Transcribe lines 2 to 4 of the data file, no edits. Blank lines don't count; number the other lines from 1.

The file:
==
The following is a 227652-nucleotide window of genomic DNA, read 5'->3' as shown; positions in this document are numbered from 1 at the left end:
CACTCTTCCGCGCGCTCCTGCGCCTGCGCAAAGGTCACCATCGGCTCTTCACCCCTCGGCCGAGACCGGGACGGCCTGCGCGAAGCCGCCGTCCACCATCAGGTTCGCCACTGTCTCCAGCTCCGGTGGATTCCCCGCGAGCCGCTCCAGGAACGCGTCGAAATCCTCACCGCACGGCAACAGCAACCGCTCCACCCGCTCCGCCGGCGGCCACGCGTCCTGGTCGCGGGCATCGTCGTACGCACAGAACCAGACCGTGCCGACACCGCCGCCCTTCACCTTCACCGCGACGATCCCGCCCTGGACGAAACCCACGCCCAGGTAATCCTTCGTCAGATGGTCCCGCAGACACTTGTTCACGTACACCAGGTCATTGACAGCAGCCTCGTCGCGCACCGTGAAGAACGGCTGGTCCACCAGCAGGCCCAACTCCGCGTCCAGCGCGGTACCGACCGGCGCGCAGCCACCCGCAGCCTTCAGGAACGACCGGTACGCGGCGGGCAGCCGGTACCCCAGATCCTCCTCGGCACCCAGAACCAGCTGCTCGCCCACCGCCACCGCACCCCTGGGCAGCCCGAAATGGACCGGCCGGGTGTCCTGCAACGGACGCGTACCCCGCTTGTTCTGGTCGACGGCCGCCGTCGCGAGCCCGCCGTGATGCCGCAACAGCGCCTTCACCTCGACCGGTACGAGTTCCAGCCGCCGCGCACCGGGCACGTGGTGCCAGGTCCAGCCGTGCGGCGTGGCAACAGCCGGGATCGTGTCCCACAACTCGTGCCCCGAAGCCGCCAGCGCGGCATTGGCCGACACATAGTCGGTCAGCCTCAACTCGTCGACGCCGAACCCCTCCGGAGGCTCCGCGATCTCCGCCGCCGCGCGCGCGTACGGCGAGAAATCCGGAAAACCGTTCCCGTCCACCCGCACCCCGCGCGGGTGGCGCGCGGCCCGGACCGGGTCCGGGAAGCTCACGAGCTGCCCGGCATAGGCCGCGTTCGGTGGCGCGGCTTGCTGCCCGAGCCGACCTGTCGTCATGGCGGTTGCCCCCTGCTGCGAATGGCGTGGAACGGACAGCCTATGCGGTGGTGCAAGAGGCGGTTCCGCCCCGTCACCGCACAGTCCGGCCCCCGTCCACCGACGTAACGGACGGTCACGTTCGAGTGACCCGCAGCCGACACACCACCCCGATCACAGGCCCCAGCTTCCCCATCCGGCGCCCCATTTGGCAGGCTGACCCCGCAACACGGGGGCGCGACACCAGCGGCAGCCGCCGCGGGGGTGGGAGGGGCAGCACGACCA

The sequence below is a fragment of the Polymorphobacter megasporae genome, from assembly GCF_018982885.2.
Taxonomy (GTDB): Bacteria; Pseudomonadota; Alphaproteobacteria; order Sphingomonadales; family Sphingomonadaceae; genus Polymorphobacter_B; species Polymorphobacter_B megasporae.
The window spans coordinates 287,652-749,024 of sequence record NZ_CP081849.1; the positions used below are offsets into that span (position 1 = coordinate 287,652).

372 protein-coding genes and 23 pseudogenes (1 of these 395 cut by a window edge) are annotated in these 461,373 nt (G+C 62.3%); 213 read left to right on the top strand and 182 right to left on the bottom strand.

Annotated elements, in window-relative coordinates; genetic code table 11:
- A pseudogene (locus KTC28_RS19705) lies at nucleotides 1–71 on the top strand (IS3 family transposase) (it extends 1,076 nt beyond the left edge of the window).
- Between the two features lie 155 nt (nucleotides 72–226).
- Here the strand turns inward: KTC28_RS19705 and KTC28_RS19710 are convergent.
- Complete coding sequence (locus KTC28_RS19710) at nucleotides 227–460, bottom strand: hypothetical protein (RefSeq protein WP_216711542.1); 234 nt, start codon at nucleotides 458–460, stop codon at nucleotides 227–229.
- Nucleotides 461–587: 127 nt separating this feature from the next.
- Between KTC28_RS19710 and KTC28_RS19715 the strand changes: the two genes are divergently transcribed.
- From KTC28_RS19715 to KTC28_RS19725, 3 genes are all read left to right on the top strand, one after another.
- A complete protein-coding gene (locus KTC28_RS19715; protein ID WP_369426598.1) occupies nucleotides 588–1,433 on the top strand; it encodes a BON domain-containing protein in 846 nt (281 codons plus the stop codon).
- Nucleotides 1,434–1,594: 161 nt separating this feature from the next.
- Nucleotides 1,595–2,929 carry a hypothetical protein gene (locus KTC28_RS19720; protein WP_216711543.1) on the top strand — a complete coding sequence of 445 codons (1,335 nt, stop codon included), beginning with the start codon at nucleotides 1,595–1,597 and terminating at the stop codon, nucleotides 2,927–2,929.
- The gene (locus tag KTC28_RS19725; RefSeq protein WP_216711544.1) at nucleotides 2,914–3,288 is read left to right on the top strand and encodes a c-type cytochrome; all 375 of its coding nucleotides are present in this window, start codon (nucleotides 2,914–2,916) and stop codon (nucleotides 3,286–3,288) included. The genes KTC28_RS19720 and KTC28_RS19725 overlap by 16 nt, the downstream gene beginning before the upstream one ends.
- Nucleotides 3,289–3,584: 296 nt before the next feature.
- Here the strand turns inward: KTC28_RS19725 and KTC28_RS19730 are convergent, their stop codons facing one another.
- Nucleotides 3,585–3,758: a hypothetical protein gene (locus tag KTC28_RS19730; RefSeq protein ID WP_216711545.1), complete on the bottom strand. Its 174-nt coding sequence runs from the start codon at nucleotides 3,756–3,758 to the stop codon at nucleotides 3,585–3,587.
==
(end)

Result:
CACTCTTCCGCGCGCTCCTGCGCCTGCGCAAAGGTCACCATCGGCTCTTCACCCCTCGGCCGAGACCGGGACGGCCTGCGCGAAGCCGCCGTCCACCATCAGGTTCGCCACTGTCTCCAGCTCCGGTGGATTCCCCGCGAGCCGCTCCAGGAACGCGTCGAAATCCTCACCGCACGGCAACAGCAACCGCTCCACCCGCTCCGCCGGCGGCCACGCGTCCTGGTCGCGGGCATCGTCGTACGCACAGAACCAGACCGTGCCGACACCGCCGCCCTTCACCTTCACCGCGACGATCCCGCCCTGGACGAAACCCACGCCCAGGTAATCCTTCGTCAGATGGTCCCGCAGACACTTGTTCACGTACACCAGGTCATTGACAGCAGCCTCGTCGCGCACCGTGAAGAACGGCTGGTCCACCAGCAGGCCCAACTCCGCGTCCAGCGCGGTACCGACCGGCGCGCAGCCACCCGCAGCCTTCAGGAACGACCGGTACGCGGCGGGCAGCCGGTACCCCAGATCCTCCTCGGCACCCAGAACCAGCTGCTCGCCCACCGCCACCGCACCCCTGGGCAGCCCGAAATGGACCGGCCGGGTGTCCTGCAACGGACGCGTACCCCGCTTGTTCTGGTCGACGGCCGCCGTCGCGAGCCCGCCGTGATGCCGCAACAGCGCCTTCACCTCGACCGGTACGAGTTCCAGCCGCCGCGCACCGGGCACGTGGTGCCAGGTCCAGCCGTGCGGCGTGGCAACAGCCGGGATCGTGTCCCACAACTCGTGCCCCGAAGCCGCCAGCGCGGCATTGGCCGACACATAGTCGGTCAGCCTCAACTCGTCGACGCCGAACCCCTCCGGAGGCTCCGCGATCTCCGCCGCCGCGCGCGCGTACGGCGAGAAATCCGGAAAACCGTTCCCGTCCACCCGCACCCCGCGCGGGTGGCGCGCGGCCCGGACCGGGTCCGGGAAGCTCACGAGCTGCCCGGCATAGGCCGCGTTCGGTGGCGCGGCTTGCTGCCCGAGCCGACCTGTCGTCATGGCGGTTGCCCCCTGCTGCGAATGGCGTGGAACGGACAGCCTATGCGGTGGTGCAAGAGGCGGTTCCGCCCCGTCACCGCACAGTCCGGCCCCCGTCCACCGACGTAACGGACGGTCACGTTCGAGTGACCCGCAGCCGACACACCACCCCGATCACAGGCCCCAGCTTCCCCATCCGGCGCCCCATTTGGCAGGCTGACCCCGCAACACGGGGGCGCGACACCAGCGGCAGCCGCCGCGGGGGTGGGAGGGGCAGCACGACCA

The sequence below is a fragment of the Polymorphobacter megasporae genome, from assembly GCF_018982885.2.
Taxonomy (GTDB): Bacteria; Pseudomonadota; Alphaproteobacteria; order Sphingomonadales; family Sphingomonadaceae; genus Polymorphobacter_B; species Polymorphobacter_B megasporae.